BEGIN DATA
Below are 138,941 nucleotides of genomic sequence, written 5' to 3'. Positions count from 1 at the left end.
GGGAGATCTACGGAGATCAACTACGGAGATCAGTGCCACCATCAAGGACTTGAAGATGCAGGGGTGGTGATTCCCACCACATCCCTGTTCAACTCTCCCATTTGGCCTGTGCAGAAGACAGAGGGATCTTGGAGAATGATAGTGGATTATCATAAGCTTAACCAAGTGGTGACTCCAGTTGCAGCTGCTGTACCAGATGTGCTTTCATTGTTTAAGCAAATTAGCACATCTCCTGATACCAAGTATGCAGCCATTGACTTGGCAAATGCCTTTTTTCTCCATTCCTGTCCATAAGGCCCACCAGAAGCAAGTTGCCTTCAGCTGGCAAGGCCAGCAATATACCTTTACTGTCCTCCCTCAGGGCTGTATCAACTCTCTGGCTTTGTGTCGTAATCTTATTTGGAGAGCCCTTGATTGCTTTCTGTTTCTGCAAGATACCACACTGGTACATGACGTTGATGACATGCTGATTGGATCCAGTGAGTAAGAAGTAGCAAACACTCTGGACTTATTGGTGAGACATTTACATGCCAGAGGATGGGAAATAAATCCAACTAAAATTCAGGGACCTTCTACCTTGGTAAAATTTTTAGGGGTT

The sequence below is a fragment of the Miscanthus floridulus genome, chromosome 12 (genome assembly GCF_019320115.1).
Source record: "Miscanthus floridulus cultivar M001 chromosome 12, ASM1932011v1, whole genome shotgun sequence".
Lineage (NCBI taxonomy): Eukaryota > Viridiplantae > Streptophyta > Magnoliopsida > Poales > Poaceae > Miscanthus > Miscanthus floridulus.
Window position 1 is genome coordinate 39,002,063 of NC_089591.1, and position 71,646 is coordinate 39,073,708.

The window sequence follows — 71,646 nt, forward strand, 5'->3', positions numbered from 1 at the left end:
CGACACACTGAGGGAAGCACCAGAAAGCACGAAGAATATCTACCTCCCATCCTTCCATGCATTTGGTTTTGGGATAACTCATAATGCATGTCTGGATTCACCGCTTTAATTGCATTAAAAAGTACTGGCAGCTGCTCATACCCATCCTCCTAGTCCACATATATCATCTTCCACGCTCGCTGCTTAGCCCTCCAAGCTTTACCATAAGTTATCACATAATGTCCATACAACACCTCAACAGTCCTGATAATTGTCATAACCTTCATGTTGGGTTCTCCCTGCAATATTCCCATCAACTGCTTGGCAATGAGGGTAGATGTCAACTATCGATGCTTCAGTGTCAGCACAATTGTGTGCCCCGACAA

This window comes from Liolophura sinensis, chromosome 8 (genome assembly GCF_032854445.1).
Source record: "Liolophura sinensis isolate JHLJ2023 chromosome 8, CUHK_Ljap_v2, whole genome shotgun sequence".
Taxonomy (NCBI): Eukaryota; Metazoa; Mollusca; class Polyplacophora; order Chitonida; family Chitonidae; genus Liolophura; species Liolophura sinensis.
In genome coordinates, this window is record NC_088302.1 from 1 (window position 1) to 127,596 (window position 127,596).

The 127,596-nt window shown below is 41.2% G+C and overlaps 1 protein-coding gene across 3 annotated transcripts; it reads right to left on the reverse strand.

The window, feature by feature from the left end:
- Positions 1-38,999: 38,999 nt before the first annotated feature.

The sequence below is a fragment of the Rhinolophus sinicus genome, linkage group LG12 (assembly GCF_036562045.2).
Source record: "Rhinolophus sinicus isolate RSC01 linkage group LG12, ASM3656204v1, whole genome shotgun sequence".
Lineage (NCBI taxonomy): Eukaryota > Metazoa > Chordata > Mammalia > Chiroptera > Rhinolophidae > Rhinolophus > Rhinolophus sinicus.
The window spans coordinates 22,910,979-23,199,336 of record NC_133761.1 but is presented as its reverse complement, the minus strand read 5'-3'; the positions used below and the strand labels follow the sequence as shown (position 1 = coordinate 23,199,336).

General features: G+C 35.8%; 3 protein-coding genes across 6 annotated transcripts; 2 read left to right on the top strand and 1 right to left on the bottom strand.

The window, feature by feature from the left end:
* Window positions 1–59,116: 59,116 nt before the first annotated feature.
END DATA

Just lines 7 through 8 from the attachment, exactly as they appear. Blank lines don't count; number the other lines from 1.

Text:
The window sequence follows — 71,646 nt, forward strand, 5'->3', positions numbered from 1 at the left end:
CGACACACTGAGGGAAGCACCAGAAAGCACGAAGAATATCTACCTCCCATCCTTCCATGCATTTGGTTTTGGGATAACTCATAATGCATGTCTGGATTCACCGCTTTAATTGCATTAAAAAGTACTGGCAGCTGCTCATACCCATCCTCCTAGTCCACATATATCATCTTCCACGCTCGCTGCTTAGCCCTCCAAGCTTTACCATAAGTTATCACATAATGTCCATACAACACCTCAACAGTCCTGATAATTGTCATAACCTTCATGTTGGGTTCTCCCTGCAATATTCCCATCAACTGCTTGGCAATGAGGGTAGATGTCAACTATCGATGCTTCAGTGTCAGCACAATTGTGTGCCCCGACAA